Colerain is one of the most wealthy and prosperous townships in Ross county. Agriculture being the principal industry, and in fact almost the exclusive occupation of the people, it has received careful and thoughtful attention, and the farms are equipped for the varied branches of agricultural pursuits, including extensive stock raising and fruit growing Early attention was given to the introduction of improved strains of domestic animals, and this has proved a source of pleasure and profit. The well tilled farms, with their substantial residences of modern design, or the old and well built mansions of more ancient days, together with an occasional log house or unpretentious cabin, all evince the varying degrees of prosperity attained by their owners, and emphasize the fact that "there is no place like home." The inhabitants are a class of intelligent, public spirited people, who, in most instances, trace their lineage, with just pride, to the founders of the great republic whose perpetuity they are ever ready to defend. The villages of Colerain township, notwithstanding their isolation from railroads, are inhabited by a class of progressive people where all the varied interests of mercantile and mechanical life are carried on successfully, and in accordance with the demands of the agricultural community which they serve. In addition to the numerous religious and educational institutions previously mentioned, the civic societies are also well represented, thus enhancing the social interests, and contributing to the relief of the unfortunate.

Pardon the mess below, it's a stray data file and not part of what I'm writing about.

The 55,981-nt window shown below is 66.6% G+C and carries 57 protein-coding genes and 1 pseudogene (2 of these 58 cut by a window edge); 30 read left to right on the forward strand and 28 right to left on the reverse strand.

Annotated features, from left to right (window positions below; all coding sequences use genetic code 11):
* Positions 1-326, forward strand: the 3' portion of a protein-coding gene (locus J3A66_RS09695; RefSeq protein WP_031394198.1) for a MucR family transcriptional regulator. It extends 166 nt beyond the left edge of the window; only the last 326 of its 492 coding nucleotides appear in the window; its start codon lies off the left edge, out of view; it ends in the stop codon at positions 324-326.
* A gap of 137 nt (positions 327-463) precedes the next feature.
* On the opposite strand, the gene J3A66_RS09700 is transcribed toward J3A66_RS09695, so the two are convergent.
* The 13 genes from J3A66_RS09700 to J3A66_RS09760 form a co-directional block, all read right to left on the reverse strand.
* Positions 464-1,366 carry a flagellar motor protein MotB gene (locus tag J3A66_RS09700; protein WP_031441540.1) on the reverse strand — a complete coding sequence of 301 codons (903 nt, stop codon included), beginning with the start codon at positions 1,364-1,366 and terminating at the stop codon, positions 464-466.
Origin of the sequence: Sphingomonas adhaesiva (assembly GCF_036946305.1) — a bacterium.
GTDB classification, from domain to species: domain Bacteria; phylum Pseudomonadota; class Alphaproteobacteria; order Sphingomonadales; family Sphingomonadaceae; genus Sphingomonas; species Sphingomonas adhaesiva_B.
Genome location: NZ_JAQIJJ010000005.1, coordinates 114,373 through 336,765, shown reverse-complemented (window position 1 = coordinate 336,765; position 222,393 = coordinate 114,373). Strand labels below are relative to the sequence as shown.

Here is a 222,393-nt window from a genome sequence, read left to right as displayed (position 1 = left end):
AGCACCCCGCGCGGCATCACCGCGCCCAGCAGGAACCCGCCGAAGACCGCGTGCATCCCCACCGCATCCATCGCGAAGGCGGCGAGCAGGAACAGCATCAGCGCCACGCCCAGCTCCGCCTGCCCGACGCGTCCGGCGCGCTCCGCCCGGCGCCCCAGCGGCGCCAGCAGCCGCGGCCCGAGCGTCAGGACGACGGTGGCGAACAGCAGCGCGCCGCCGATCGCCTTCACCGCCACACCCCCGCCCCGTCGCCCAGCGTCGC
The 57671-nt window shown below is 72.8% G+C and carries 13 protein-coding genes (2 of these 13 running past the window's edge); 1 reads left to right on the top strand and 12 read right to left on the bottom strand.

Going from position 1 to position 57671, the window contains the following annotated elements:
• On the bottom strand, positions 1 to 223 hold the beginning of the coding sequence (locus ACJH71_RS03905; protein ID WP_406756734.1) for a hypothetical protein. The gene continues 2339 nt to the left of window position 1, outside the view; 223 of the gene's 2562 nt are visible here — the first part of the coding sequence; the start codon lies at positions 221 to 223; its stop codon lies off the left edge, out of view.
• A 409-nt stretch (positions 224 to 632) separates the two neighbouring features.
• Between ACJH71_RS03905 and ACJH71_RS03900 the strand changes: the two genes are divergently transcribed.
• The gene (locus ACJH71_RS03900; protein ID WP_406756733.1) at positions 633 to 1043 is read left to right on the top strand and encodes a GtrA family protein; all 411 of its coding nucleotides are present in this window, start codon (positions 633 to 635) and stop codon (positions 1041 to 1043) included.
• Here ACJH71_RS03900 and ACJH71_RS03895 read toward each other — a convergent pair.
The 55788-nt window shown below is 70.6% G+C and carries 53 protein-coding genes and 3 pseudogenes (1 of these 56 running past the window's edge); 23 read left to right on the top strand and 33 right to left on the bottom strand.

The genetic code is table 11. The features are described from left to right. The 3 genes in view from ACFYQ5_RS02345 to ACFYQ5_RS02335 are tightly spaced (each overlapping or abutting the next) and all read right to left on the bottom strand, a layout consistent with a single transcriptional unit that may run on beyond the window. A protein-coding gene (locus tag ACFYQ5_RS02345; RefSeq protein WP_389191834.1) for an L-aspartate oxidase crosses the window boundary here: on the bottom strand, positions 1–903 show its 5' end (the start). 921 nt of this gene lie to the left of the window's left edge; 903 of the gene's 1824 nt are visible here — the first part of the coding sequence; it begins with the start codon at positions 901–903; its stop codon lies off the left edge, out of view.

Hallsville, a beautiful little town about five miles west of Adelphi, was laid out June 22, 1837, by John Buchwaiter, Ephraim Dreisbach, and Ambrose Grafton. Its first name was Economy, chosen by Mr. Buchwalter because of pleasant memories of his old Pennsylvania home. But William Hall was the first postmaster, and on the establishment of the office, the department at Washington gave it the name of Hallsville. By common usage, this came to be recognized as the name of the town. The first merchant there was Russell D. Rockwell, who brought his goods in wagons across the mountains. Dr. Kinsey was the first physician.